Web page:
Q: Patients are asking about bladeless laser cataract surgery. What do I tell them?
A: “When patients ask about bladeless cataract surgery, I explain that it is the wave of the future for cataract surgery,” says Andrea Knouff, OD, of Omni Eye Services in Atlanta. Traditional cataract surgery, by comparison, hasn’t changed much in more than 30 years—it’s still performed by using a small blade held by a human hand.

“Now, with bladeless cataract surgery, the femtosecond laser makes all the incisions and breaks up the cataract in under a minute,” Dr. Knouff says. “So far, the laser has shown that it’s more accurate than a blade in the surgeon’s hand, so it has the potential for a sharper and more precise visual outcome.”

The femtosecond laser can perform precise arcuate

Specifically, “you can customize the incisions for each specific eye to a much greater degree than any surgeon can do,” says cataract and corneal surgeon Lawrence Woodard, MD, also of Omni Eye Services. “Also, the laser is able to treat astigmatism in the cornea during the cataract surgery with much more accuracy than we’re currently able to achieve using a blade.”

The laser’s ability to break up the cataract also has benefits. “The studies are showing we’re able to remove the cataract with a lot less energy inside the eye compared to the standard procedure,” Dr. Woodard says. “So, we think this could be healthier for the eye in the long term because were using less energy to remove the cataract.”

However, be sure to tell the patient that this is a premium service not covered by insurance.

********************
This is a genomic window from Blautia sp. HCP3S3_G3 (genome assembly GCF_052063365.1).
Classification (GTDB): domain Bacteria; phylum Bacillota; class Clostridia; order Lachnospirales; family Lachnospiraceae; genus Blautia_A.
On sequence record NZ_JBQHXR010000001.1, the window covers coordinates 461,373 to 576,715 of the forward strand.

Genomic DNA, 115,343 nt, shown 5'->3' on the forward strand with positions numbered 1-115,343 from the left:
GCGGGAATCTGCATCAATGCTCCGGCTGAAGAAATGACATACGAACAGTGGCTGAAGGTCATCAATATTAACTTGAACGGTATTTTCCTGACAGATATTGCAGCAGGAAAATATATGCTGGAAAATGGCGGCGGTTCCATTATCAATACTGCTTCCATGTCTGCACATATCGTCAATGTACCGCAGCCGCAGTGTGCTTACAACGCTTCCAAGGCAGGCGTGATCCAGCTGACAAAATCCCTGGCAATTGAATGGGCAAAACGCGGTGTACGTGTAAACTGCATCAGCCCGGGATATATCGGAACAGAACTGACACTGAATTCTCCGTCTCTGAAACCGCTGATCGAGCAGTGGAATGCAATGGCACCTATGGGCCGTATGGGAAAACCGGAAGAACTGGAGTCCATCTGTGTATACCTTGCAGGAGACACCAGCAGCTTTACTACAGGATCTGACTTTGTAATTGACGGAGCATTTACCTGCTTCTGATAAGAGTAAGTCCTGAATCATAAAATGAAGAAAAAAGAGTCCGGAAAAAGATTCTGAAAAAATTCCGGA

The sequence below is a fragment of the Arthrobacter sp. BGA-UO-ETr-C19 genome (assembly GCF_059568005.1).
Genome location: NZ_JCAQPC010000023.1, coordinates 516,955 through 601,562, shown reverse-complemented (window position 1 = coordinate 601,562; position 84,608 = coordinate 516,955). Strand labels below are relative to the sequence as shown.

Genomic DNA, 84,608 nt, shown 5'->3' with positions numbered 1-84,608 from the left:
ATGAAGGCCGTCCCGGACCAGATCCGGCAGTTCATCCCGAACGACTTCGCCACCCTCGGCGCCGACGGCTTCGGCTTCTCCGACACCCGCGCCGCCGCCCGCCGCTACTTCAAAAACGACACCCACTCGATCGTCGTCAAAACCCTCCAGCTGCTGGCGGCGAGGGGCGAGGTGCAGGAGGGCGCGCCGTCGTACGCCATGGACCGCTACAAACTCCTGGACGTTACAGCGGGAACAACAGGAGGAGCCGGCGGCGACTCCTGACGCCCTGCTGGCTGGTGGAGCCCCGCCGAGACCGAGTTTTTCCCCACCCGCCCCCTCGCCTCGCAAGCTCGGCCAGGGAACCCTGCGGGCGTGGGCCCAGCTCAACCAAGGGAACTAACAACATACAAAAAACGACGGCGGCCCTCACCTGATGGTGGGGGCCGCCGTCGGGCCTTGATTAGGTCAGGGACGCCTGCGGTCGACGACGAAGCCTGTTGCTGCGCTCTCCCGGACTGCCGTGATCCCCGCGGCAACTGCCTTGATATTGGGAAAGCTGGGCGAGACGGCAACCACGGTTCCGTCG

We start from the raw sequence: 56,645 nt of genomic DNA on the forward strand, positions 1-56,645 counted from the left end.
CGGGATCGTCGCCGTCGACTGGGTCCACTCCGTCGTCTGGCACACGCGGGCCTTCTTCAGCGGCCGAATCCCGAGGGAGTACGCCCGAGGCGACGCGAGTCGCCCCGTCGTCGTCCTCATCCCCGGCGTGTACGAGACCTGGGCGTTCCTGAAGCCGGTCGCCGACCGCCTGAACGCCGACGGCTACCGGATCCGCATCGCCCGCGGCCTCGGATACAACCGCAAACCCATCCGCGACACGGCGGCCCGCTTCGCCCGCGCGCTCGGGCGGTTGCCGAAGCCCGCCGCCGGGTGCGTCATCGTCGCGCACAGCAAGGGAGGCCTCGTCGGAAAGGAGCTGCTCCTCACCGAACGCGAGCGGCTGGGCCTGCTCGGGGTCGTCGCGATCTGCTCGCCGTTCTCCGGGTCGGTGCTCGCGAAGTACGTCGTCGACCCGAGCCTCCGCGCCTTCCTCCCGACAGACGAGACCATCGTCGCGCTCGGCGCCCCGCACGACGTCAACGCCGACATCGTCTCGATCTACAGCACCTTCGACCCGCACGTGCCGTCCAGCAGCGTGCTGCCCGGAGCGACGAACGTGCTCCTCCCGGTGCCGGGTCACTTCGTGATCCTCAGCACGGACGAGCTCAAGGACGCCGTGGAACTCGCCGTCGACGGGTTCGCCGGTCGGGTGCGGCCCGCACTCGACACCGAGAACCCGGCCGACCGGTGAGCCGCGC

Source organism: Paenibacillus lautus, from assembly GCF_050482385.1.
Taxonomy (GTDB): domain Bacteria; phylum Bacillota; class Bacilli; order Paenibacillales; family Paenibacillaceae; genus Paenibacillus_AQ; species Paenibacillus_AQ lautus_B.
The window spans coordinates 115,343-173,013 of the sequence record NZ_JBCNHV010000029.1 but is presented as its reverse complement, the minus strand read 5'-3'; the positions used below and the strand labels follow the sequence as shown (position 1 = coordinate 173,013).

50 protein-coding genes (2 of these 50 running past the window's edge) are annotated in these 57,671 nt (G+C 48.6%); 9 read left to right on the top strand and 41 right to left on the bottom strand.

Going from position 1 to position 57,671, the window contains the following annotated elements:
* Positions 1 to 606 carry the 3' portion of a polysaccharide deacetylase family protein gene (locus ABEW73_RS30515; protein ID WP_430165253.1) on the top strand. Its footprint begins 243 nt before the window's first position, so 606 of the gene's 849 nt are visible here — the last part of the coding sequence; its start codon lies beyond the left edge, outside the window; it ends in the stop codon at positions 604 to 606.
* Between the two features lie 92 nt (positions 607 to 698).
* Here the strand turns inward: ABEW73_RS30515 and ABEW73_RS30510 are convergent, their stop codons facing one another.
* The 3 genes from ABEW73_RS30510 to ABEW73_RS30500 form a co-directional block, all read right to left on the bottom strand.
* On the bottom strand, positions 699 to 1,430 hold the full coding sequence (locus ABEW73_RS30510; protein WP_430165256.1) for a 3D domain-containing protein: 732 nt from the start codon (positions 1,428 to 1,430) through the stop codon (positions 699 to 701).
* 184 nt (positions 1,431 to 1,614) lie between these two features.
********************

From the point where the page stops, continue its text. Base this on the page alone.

“Then patients always ask, ‘Is it worth it for me to spend extra money to get it done with the laser?’ Because of the benefits, I say, ‘Yes, it is. If it’s something you can afford, there’s no reason not to have it done with the laser,’” Dr. Woodard says.

Q: What should I look for postoperatively? Is the post-op care much different?
A: The postoperative concerns are the same as with conventional cataract surgery, but there are some subtle differences.

“Postoperatively, you’ll see a series of perfect cuts where the primary and secondary incisions were made,” Dr. Knouff says. “If cylinder has been treated, you’ll note the precise corneal relaxing incisions. You’ll also see a perfectly round circular area where the anterior capsulotomy was made.”

Overall, the laser yields a more accurate and precise outcome with typically less anterior segment inflammation.

“Sometimes the eye is a little red after surgery because the suction from the laser’s eyepiece can cause a subconjunctival hemorrhage,” Dr. Woodard says. But this usually goes away in a few days or a week with no treatment necessary.

Lastly, “One benefit that we’re finding is that more patients are getting 20/20 after surgery without the need for glasses,” he says. “Because this laser is more precise in making the opening incisions and more precise with treating astigmatism, more patients are less dependent on glasses afterward compared to traditional cataract surgery.” n